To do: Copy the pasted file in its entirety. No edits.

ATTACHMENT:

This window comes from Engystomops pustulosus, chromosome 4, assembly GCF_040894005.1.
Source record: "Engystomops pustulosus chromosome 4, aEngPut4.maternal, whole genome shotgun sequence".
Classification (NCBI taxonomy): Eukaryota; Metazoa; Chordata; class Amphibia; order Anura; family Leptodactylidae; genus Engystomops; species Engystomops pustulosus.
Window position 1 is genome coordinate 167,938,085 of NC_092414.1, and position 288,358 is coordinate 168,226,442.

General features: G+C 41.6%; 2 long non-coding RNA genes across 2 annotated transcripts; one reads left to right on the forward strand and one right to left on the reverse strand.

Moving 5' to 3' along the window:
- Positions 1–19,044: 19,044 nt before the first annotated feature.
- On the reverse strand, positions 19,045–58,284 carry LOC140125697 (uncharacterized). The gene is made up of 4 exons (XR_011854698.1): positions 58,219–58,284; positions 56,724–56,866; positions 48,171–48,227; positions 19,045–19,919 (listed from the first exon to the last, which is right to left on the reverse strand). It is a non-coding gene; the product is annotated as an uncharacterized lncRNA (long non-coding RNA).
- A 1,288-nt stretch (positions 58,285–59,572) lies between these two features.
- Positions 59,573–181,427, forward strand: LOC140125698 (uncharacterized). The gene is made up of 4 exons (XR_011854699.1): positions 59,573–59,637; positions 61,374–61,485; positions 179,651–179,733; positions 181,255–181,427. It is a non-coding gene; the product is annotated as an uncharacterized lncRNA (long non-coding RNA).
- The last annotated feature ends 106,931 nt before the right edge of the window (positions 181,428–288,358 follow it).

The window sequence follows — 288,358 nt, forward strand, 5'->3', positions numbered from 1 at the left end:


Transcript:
This window comes from Engystomops pustulosus, chromosome 4, assembly GCF_040894005.1.
Source record: "Engystomops pustulosus chromosome 4, aEngPut4.maternal, whole genome shotgun sequence".
Classification (NCBI taxonomy): Eukaryota; Metazoa; Chordata; class Amphibia; order Anura; family Leptodactylidae; genus Engystomops; species Engystomops pustulosus.
Window position 1 is genome coordinate 167,938,085 of NC_092414.1, and position 288,358 is coordinate 168,226,442.

General features: G+C 41.6%; 2 long non-coding RNA genes across 2 annotated transcripts; one reads left to right on the forward strand and one right to left on the reverse strand.

Moving 5' to 3' along the window:
- Positions 1–19,044: 19,044 nt before the first annotated feature.
- On the reverse strand, positions 19,045–58,284 carry LOC140125697 (uncharacterized). The gene is made up of 4 exons (XR_011854698.1): positions 58,219–58,284; positions 56,724–56,866; positions 48,171–48,227; positions 19,045–19,919 (listed from the first exon to the last, which is right to left on the reverse strand). It is a non-coding gene; the product is annotated as an uncharacterized lncRNA (long non-coding RNA).
- A 1,288-nt stretch (positions 58,285–59,572) lies between these two features.
- Positions 59,573–181,427, forward strand: LOC140125698 (uncharacterized). The gene is made up of 4 exons (XR_011854699.1): positions 59,573–59,637; positions 61,374–61,485; positions 179,651–179,733; positions 181,255–181,427. It is a non-coding gene; the product is annotated as an uncharacterized lncRNA (long non-coding RNA).
- The last annotated feature ends 106,931 nt before the right edge of the window (positions 181,428–288,358 follow it).

The window sequence follows — 288,358 nt, forward strand, 5'->3', positions numbered from 1 at the left end: